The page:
Mr. Dokoupil, you started as a working student at Xella in 2019 and 4 years later you are department head for BIM units that drive three-dimensional building design in the Czech Republic and Slovakia. How did you manage that?
The fact that I am here today is a combination of hard work and a lot of luck - because when I joined Xella, the BIM department for the Czech Republic and Slovakia was established and support was sought. So I started there and I just gave 3D modeling a try - and was on fire shortly after I opened the modeling program! That's when I first realized that I wanted to do more of this.
What kind of building was this?
It was tiny! A pretty small, flat building - but it took off with that first model: it was cool to see the whole building in 3D. I really enjoyed the modeling process, setting the walls and everything. I learned quickly and I went deeper and deeper, you could even say I got hooked. That was towards the end of my working student years. I did a few more models and when my colleagues saw that I could do it and work hard for it, I was offered a permanent place - full time. That's why I already spent a lot of time working here during my studies. I enjoy creating 3D models of the planned buildings and watching the building rise in 3D. When I had my master's degree in materials engineering in my pocket in January 2022 this year, I was promoted from BIM specialist to BIM coordinator.
The department head position came along because my former boss changed jobs. I have only been a BIM team leader for half a year for the Czech Republic and Slovakia, so I'm pretty new. Just last month, I met all the BIM leaders at Xella for the first time.
That sounds impressive. Why did you apply to Xella as a working student in particular?
I studied materials engineering and a big focus was on the use of new building materials. We studied them scientifically - I liked the practical work in the labs, experimenting with building materials. I really liked the characteristics of building materials made of autoclaved aerated concrete. That's why I applied as a working student. When I got to know BIM, I decided to stay in this industry.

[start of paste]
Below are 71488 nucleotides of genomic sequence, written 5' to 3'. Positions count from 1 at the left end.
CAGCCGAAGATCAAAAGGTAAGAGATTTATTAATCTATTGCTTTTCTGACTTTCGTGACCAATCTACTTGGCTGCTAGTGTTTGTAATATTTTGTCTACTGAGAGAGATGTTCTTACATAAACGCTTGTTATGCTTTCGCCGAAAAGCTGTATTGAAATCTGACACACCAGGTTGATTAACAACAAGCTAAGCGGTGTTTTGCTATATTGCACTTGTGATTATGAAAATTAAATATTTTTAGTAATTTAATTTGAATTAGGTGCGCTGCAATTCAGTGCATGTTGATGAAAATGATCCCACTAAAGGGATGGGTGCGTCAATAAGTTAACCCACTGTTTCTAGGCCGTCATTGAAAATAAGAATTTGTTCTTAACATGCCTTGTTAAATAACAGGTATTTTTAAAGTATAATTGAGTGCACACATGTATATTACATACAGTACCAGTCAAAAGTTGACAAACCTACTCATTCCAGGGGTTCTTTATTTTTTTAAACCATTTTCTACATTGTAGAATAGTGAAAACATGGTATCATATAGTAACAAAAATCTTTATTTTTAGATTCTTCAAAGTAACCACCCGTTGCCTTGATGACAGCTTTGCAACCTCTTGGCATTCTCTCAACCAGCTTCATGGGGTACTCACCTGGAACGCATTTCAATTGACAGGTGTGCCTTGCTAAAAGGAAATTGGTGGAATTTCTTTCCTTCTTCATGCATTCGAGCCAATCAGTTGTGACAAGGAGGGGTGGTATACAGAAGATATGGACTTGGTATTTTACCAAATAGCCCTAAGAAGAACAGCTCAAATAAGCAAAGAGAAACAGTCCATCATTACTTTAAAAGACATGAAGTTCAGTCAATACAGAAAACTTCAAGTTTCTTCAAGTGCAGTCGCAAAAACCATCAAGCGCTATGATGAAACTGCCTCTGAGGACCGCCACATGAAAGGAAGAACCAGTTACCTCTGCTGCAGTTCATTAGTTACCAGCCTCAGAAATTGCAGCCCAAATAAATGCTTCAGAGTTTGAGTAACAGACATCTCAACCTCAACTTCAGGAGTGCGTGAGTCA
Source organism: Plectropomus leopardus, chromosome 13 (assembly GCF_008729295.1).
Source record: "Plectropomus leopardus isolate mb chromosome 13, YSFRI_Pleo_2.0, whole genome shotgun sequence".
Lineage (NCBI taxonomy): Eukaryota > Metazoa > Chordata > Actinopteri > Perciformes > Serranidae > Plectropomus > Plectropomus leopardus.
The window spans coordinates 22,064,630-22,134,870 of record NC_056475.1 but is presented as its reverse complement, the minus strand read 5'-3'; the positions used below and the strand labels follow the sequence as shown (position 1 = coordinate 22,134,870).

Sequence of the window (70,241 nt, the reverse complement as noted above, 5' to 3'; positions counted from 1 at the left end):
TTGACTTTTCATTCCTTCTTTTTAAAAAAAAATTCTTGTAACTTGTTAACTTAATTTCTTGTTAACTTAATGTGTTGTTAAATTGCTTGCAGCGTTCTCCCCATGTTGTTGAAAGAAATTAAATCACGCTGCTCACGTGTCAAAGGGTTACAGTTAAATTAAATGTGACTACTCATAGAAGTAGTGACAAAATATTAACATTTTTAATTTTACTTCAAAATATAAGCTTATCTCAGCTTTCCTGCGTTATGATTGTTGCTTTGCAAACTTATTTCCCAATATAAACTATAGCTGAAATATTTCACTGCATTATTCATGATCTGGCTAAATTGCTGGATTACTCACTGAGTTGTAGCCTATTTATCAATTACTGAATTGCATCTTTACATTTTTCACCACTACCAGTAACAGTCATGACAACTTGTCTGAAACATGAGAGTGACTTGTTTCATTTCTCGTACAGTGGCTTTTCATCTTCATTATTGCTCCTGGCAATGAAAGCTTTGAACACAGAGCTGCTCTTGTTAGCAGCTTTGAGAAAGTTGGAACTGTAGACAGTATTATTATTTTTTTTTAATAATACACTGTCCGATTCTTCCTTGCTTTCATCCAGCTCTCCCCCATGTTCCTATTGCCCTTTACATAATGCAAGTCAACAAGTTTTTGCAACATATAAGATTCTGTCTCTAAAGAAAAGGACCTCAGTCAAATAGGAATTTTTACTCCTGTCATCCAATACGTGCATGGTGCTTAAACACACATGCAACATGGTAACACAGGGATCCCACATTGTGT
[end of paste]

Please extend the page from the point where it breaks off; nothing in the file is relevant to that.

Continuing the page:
Why did autoclaved aerated concrete in particular arouse your interest so much during your studies?
I was fascinated by the material properties of YTONG and Silka in my studies - they are clearly the best building materials for me. Because they are so variable, because you can cut and shape them as you like, I have always preferred them in university projects. As a materials engineer by training, I also like the physical aspects, of course: The ability to store heat, the great acoustics that prevent us from hearing neighbors next door. Above all, the low-energy processing of autoclaved aerated concrete is something I saw as a big plus for its sustainability even in my studies - you don't need very high temperatures, large kilns or a lot of gas to manufacture it.
What does BIM mean to you?
For me, it's a new way of thinking - a whole new way of thinking about construction, about how to do projects, about how to draw. It's not just about moving from 2D to 3D, it's about collaboration. With BIM, you can no longer say, 'I've done my part, I've sent it to the others and I'm out.' Everyone is working together on the BIM model, and the complexity means everyone has to rethink their perspective on it. It's the next step of construction into the future, especially from a sustainable point of view, because you can also use the BIM models to monitor for ecological aspects. And for me, you could say it's the future of my career.
You are still very young. How does that enrich your work?
Yes. I'm 26, and I think my age gives me exactly the flexibility you need when working with BIM - especially in terms of mindset. We've only been using the method for a few years and a leap like that doesn't establish itself overnight. There's still a lot of new things happening and everything is changing so quickly that we're in a constant process of discovery, so to speak. Being able to adapt to these changes is extremely important and tends to be easier for younger people. On the other hand, older colleagues with more experience often take a leap of faith that we younger people still must earn. So every age has its advantages!